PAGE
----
Genetic and environmental influences on substance initiation, use, and problem use in adolescents.Arch Gen Psychiatry. 2003 Dec; 60(12):1256-64.AG
We conducted a sibling/twin/adoption study of substance initiation, use, and problem use, estimating the relative contribution of genetic and environmental influences on these phenotypes in adolescents.
The participants were 345 monozygotic twin pairs, 337 dizygotic twin pairs, 306 biological sibling pairs, and 74 adoptive sibling pairs assessed by the Colorado Center for the Genetics and Treatment of Antisocial Drug Dependence, Denver and Boulder. The initiation, use, and problem use of tobacco, alcohol, marijuana, and other illicit drugs were assessed. Tetrachoric correlations were computed for each group, and univariate model-fitting analyses were conducted.
There were moderate to substantial genetic influences, with the exception of alcohol use and any drug use, and modest to moderate shared environmental influences on substance initiation, use, and problem use. For alcohol and any drug, heritability was higher and the magnitude of shared environmental influences was lower for problem use than for initiation or use. Environmental influences shared only by twin pairs had a significant effect on tobacco initiation, alcohol use, and any drug use. For tobacco use, tobacco problem use, and marijuana initiation, heritability was higher and the magnitude of shared environmental influences was lower in female than in male adolescents. There was no evidence for sex-specific genetic or shared environmental influences on any variable.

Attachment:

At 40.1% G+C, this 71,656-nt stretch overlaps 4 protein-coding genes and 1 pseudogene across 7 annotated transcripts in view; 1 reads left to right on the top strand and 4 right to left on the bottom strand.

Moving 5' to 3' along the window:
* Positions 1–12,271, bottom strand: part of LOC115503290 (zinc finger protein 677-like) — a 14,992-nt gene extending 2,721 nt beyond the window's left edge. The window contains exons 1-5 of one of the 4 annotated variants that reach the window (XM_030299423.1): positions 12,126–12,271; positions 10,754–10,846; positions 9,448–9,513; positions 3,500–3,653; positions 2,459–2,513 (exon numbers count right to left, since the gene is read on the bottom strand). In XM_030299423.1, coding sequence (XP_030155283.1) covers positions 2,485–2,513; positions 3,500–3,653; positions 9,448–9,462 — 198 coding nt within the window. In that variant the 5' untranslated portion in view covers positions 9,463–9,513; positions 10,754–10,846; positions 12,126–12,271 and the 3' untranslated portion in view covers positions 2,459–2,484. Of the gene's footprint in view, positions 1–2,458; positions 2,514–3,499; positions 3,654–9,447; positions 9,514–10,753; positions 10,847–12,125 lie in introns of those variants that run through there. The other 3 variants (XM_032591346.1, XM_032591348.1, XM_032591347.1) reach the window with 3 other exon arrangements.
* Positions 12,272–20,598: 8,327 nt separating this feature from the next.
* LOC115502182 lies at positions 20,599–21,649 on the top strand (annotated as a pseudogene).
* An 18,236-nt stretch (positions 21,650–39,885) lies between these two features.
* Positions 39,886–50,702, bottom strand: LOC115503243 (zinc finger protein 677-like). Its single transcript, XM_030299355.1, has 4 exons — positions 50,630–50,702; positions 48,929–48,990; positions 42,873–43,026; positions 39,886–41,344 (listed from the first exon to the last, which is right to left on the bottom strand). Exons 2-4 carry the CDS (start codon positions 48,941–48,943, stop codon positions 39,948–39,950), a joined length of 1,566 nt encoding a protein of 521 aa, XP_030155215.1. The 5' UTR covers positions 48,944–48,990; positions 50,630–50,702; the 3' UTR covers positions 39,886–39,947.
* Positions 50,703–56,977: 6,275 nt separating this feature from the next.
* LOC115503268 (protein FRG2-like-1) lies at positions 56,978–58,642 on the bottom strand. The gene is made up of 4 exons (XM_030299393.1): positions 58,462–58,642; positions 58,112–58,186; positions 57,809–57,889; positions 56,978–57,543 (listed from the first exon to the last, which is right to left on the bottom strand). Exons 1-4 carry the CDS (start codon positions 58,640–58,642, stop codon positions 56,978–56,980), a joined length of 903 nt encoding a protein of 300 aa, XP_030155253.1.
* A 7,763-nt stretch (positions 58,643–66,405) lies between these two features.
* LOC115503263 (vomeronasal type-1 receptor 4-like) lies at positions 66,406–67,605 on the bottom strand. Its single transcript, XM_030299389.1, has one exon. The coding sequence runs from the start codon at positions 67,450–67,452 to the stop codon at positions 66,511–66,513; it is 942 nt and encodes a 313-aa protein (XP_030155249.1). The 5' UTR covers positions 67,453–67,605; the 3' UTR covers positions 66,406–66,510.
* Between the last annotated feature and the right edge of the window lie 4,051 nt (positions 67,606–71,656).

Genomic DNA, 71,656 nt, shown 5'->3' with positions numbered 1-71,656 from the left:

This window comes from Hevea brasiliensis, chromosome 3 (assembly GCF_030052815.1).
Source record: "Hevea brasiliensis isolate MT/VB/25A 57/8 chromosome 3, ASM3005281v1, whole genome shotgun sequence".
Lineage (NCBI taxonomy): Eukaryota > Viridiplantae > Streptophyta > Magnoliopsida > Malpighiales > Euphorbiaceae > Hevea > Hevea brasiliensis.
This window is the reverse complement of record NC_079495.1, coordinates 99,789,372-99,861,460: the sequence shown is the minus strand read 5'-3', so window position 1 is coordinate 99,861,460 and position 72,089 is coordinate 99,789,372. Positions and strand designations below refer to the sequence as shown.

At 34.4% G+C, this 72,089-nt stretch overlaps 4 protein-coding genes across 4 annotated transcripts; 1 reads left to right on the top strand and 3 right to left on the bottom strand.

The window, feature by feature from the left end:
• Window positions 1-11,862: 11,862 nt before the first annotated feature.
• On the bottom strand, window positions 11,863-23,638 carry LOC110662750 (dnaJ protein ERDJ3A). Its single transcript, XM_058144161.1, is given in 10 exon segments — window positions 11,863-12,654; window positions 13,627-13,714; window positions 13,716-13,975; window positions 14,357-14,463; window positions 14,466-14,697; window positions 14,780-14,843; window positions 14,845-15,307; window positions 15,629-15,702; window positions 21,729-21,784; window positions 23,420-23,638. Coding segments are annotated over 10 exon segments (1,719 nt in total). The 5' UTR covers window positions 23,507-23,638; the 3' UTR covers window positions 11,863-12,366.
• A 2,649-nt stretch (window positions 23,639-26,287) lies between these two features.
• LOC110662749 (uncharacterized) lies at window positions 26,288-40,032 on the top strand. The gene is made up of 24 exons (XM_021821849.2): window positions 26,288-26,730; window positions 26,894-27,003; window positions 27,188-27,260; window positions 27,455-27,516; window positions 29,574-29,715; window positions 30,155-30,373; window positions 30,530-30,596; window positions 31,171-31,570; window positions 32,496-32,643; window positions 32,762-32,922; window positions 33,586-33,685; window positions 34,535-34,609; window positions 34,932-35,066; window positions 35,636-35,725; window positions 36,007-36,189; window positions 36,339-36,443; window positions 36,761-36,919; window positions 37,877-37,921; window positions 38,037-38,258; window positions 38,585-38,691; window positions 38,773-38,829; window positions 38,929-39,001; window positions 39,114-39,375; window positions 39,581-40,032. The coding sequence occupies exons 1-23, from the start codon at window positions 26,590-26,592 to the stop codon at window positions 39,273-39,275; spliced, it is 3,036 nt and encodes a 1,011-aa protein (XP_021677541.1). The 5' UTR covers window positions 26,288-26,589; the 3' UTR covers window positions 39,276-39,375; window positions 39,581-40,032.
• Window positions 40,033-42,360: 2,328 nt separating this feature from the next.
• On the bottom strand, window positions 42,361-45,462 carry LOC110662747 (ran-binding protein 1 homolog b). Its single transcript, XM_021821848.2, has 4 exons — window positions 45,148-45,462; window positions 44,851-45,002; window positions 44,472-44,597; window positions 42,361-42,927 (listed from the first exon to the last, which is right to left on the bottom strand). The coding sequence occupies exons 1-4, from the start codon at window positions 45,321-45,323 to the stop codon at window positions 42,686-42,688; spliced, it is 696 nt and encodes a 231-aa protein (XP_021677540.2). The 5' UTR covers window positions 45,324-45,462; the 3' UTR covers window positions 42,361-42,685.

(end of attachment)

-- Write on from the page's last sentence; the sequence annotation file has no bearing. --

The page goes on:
The moderate to substantial heritabilities found for adolescents in the present study are comparable to those found in twin studies of adult substance use and substance use disorders. The finding that problem use is more heritable than initiation and use is also consistent with the results of adult twin studies. The significance of environmental influences shared only by twin pairs on tobacco initiation, alcohol use, and any drug use suggests the influences of peers, accessibility of substances, and sibling interaction.